Of equal curiosity is the overzealous commitment by some historians to link the number of Oscars won by a film to that film’s longevity; the award status seemingly warranting a renewal of interest and viewing, reviewing, study and interpretation. This narrow-minded and hardly conclusive conclusion would appear to be almost factual if one employed its theory on films like Gone with the Wind or The Sound of Music.


Yet, further consideration is needed. If fact, it must be given liberally and apart from Oscar factoids that two of the best loved films of all time, Singin’ In The Rain and It’s A Wonderful Life continue to enrich our social fabric; even as neither received an Oscar nomination. The former was considered just one of MGM’s many ‘par for their course’ musicals, the latter was a disastrous flop upon its initial release. But time does strange things to movies. Still, the academic world tends to shun such flukes. After all – mainstream and theoretical hoo-ha do not tend to go hand in glove.

Equally problematic to the overall study and appreciation of film has been our current fascination with creating ‘top 100’ lists. These lists are erroneously meant to encompass the films that ‘everyone’ likes and agrees upon as sharing in a central artistic levity and greatness, but at the considerable exclusion of at least twice as many other worthy contenders.


Such lists also place an artificial hierarchy on the quality of films from very different genres in a sort of apples to oranges race for posterity. The question is therefore, not, why is Citizen Kane a better film than, say, A Night At The Opera, but rather, how can anyone in their right mind justify comparing the two on the same list?

Furthermore, accolades and awards do not determine the artistic merit of any film. Nor do elephantine production values, solid story lines or stellar casting ensure a film’s lasting appeal. There has been enough star-studded, big-budget, box office bombs to reiterate this point. By assessing a film’s cultural impact one might come closer to defining those qualities that constitute greatness.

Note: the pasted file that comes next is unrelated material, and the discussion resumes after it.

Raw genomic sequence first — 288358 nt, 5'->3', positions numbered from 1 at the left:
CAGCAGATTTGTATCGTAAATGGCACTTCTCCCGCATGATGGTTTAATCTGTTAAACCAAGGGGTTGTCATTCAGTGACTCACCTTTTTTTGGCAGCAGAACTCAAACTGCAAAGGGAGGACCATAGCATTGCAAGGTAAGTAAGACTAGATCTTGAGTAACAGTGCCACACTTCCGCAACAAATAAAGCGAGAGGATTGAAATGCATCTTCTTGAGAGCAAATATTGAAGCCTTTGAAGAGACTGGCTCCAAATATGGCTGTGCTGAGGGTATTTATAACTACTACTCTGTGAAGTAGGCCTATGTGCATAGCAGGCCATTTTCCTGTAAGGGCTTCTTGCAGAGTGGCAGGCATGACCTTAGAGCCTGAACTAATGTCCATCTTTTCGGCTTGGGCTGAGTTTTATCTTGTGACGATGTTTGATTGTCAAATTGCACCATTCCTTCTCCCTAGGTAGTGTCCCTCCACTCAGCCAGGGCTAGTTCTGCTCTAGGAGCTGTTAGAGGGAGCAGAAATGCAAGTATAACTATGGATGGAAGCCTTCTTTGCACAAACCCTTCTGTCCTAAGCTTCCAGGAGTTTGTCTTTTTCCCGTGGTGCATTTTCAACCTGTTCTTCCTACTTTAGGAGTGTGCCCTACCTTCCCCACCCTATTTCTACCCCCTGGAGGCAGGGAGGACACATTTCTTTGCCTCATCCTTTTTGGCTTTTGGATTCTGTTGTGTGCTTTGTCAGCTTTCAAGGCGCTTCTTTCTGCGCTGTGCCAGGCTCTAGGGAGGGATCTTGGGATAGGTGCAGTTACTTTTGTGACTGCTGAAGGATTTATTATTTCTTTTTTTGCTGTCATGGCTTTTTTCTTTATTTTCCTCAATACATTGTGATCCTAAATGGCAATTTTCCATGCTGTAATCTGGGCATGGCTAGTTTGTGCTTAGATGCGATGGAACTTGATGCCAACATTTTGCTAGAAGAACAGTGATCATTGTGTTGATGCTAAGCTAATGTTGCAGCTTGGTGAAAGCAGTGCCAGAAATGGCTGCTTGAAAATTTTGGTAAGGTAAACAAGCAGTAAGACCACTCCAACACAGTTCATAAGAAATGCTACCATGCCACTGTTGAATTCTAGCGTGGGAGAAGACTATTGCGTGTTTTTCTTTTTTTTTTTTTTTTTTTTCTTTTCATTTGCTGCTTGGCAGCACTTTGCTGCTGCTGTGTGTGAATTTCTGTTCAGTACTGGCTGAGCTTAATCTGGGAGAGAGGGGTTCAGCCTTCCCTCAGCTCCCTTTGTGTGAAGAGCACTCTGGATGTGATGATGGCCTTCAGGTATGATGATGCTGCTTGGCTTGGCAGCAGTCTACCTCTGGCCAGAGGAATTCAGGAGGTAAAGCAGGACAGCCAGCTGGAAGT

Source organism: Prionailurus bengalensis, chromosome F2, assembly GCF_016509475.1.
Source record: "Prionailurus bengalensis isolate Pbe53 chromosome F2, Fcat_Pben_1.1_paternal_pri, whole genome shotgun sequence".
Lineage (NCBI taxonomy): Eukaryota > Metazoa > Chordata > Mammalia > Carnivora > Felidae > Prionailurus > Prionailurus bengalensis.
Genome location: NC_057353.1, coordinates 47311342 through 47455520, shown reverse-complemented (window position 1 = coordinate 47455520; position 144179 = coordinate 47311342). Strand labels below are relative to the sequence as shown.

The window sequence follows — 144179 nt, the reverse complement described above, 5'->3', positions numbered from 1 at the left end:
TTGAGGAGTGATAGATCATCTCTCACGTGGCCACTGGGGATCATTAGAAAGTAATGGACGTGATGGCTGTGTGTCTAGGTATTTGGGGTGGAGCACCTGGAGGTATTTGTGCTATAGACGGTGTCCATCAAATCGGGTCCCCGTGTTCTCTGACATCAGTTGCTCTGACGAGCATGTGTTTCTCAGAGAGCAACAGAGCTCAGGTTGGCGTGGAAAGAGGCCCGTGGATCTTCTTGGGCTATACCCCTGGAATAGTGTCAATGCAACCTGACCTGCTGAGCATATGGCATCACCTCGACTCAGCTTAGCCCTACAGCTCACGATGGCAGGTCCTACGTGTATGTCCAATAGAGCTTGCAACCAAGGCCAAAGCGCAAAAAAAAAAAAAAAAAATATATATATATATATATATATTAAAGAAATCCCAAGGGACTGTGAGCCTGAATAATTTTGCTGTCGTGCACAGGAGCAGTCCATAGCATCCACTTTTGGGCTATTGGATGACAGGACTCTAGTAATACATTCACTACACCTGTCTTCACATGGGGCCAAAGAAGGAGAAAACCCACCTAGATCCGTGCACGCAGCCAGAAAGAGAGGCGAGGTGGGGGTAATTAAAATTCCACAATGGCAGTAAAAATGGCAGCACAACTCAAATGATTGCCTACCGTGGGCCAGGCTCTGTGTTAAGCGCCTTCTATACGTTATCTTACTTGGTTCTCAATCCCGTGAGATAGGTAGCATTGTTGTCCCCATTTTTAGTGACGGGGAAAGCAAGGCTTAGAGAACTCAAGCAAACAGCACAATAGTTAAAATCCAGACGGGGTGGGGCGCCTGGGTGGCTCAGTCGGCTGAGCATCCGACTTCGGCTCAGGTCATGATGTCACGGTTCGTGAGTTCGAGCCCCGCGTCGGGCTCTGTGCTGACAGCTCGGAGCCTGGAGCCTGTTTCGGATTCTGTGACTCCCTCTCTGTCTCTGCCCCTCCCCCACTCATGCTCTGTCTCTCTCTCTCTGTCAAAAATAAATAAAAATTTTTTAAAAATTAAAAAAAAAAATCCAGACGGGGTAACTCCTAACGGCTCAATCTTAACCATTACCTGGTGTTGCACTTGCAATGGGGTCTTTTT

For example, if a film is capable of transcending time through conveyance of a universal message then that film may have a longer shelf life than one which cannot. Casablanca comes to mind here. It’s as ever fresh and revealing as it was the day it premiered. In other words, a picture that stays with you is one which retains its validity and poignancy.

This blog therefore assumes a three fold responsibility to its readership. First, for the young at heart, my fervent hope is that what you read will rekindle the fondness of youth once spent in sweet oblivious repose in a darkened theater.


To the film buff and enthusiast I extend the invitation to indulge in some facts and fiction behind some of Hollywood’s most enduring masterpieces and some of its greatest almost forgotten treasures.

Finally, for tomorrow’s generation; my sincerest desire is to serve as reference area on which you may come to appreciate the heritage of filmmaking as so much more than merely its prologue.

To inspire all who read these passages to visit their local video stores and revival houses, so that you may experience first hand the grandeur of North America’s longest running illusion: that which we have so lovingly coined ‘the movies’, these are my fondest wishes.

Sincerely,


Nick Zegarac
…and now, on with the show!


@2006 (all rights reserved).